ALBUQUERQUE (KRQE) - The connection between domestic violence and animal abuse is a big, ongoing problem in New Mexico, and a number of different groups are trying desperately to call attention to it.

Many people refer to it as "The Link."

"It's been a recognized phenomenon for hundreds of years, but we still have a lot of folks that don't know about it," said Tammy Fiebelkorn, a volunteer with the annual governor's conference focused on the phenomenon.

Numerous studies show domestic violence offenders often use violence against animals as a way to torture their human victims while asserting power and control.

Between 50 and 71 percent of women seeking shelter from domestic violence reported their abuser had hurt or killed at least one family pet.

"It was horrific. That's the only word I can think of," one victim told News 13, requesting her identity not be revealed.

According to the victim, who asked to go by the name Sam, the abuse began shortly after she got married to a man who became jealous of her dog.

Eventually the jealousy turned to violence.

"I knew that he knew the way to really hurt me was to go after my dog," Sam said. "At that point he left me and went after him. (The dog) had so much blood coming out of his nose and mouth."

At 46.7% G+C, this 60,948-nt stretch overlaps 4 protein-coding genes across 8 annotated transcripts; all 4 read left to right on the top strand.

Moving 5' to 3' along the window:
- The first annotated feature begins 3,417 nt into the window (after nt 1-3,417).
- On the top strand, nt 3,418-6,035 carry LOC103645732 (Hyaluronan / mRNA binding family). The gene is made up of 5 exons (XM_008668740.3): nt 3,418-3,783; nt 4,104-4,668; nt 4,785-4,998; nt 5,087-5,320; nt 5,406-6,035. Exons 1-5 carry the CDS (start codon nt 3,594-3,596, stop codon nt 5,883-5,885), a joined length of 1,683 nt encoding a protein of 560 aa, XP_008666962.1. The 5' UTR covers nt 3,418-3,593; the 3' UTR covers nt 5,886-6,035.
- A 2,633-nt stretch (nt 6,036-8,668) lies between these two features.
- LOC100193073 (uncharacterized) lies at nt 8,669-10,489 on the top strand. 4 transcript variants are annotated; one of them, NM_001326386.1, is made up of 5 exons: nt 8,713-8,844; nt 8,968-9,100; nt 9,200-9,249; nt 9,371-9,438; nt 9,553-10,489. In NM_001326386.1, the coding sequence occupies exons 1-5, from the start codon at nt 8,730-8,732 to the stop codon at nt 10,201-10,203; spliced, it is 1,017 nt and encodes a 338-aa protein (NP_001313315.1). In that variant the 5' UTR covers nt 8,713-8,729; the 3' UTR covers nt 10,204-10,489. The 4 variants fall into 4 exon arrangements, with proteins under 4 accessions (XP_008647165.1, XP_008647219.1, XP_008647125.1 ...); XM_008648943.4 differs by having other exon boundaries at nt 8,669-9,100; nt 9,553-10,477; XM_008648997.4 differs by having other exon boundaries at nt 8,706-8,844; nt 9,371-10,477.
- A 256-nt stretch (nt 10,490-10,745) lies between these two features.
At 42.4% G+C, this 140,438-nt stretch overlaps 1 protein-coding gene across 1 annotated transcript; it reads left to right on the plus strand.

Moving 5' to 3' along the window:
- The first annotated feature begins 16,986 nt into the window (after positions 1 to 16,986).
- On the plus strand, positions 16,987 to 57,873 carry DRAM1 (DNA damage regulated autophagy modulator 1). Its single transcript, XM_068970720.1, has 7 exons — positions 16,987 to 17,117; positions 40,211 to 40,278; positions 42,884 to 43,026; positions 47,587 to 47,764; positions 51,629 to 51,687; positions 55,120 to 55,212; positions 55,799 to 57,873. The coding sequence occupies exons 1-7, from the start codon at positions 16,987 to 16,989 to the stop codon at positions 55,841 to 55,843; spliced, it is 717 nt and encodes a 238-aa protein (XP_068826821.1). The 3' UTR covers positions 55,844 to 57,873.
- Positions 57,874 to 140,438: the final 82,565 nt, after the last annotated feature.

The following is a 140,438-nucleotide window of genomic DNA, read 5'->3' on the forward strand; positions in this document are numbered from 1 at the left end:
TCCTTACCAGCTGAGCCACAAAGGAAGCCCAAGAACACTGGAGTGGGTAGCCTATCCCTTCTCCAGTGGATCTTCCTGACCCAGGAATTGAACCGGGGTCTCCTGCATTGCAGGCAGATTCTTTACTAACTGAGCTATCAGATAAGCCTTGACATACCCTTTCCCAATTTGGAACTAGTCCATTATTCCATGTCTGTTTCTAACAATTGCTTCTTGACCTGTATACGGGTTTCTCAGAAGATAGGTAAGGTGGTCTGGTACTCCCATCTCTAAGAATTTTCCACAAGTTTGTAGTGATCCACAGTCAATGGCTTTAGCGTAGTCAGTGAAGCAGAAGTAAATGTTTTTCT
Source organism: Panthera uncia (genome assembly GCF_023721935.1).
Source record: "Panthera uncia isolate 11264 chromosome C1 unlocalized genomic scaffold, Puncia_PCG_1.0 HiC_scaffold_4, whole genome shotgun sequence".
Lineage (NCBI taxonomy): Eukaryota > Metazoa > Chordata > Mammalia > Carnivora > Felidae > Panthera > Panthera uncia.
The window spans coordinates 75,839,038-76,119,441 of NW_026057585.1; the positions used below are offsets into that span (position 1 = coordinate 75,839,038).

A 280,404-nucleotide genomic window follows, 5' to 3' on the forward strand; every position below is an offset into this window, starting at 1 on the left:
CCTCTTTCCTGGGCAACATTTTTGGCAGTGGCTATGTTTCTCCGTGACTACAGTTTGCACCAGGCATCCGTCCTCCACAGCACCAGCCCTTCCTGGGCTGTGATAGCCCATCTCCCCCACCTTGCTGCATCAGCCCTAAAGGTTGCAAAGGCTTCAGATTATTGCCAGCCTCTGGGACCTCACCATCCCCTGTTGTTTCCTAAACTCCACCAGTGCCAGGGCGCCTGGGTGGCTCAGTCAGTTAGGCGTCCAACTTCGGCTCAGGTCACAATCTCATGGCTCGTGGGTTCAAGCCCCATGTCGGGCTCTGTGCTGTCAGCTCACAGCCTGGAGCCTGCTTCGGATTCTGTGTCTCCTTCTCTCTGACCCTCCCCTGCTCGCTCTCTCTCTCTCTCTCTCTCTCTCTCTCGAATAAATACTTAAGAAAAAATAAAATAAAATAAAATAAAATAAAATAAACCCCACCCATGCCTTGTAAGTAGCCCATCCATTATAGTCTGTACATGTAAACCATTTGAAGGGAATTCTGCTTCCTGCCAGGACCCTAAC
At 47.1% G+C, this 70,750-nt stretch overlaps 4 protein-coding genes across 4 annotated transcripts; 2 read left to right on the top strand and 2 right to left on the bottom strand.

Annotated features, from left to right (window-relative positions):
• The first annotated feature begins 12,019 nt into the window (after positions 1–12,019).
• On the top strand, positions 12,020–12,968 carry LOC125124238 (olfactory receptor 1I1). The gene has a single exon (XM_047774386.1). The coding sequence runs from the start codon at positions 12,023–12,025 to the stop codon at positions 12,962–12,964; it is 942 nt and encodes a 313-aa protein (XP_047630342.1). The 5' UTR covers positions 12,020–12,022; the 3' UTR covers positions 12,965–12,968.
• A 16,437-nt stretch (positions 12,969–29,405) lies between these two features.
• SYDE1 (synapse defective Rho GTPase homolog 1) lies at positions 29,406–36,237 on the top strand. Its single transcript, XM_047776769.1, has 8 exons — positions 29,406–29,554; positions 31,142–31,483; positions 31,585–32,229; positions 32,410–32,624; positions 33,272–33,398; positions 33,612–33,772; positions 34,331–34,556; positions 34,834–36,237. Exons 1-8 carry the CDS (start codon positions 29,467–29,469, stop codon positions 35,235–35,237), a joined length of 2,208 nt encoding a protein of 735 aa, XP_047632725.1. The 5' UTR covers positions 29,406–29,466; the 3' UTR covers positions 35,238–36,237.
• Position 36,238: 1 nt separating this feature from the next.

According to Sam, the dog survived the initial attack. But shortly after the couple divorced, Sam's ex-husband came back and killed the dog.

"Our first step in stopping this Link is educating the public about the fact that it exists," Fiebelkorn said.

State lawmakers responded to a push to recognize the Link, by passing a joint memorial in the last 30 day legislative session declaring February 10 New Mexico Link Awareness Day.

Another push to modify the state's Family Violence Protection Act died on the Senate floor. The change would have formally included animals in orders of protection.

Pets are not currently mentioned in paperwork for restraining orders. Changing the law would have made it easier for domestic violence victims to escape dangerous situations, knowing their pets would be OK.

It's a big factor when it comes to getting victims to feel comfortable enough to get help, according to police.

"Us investigating these types of cases, you do definitely see that," Albuquerque Police Department Sgt. Paul Szych said. "For people who don't have children, a lot of times their pets are their kids."

According to Animal Protection of New Mexico, abusers often use animals to demonstrate their power and control.

"I've had calls regarding animals as large as horses. Horses that were cruelly castrated in front of the victim as a show of power and force," said APNM cruelty complaints manager Sherry Mangold.

"The really frightening one is where the person remains in the situation for fear of what will happen," Mangold said.

Supporters of the push to include animals in orders of protection say they will push for the change again in the next legislative session.

Fiebelkorn will be amongst a large group of volunteers, law enforcement officers, lawyers and judges meeting in June to identify better ways to identify and stop abuse, investigate cases and provide proper treatment for abusers.

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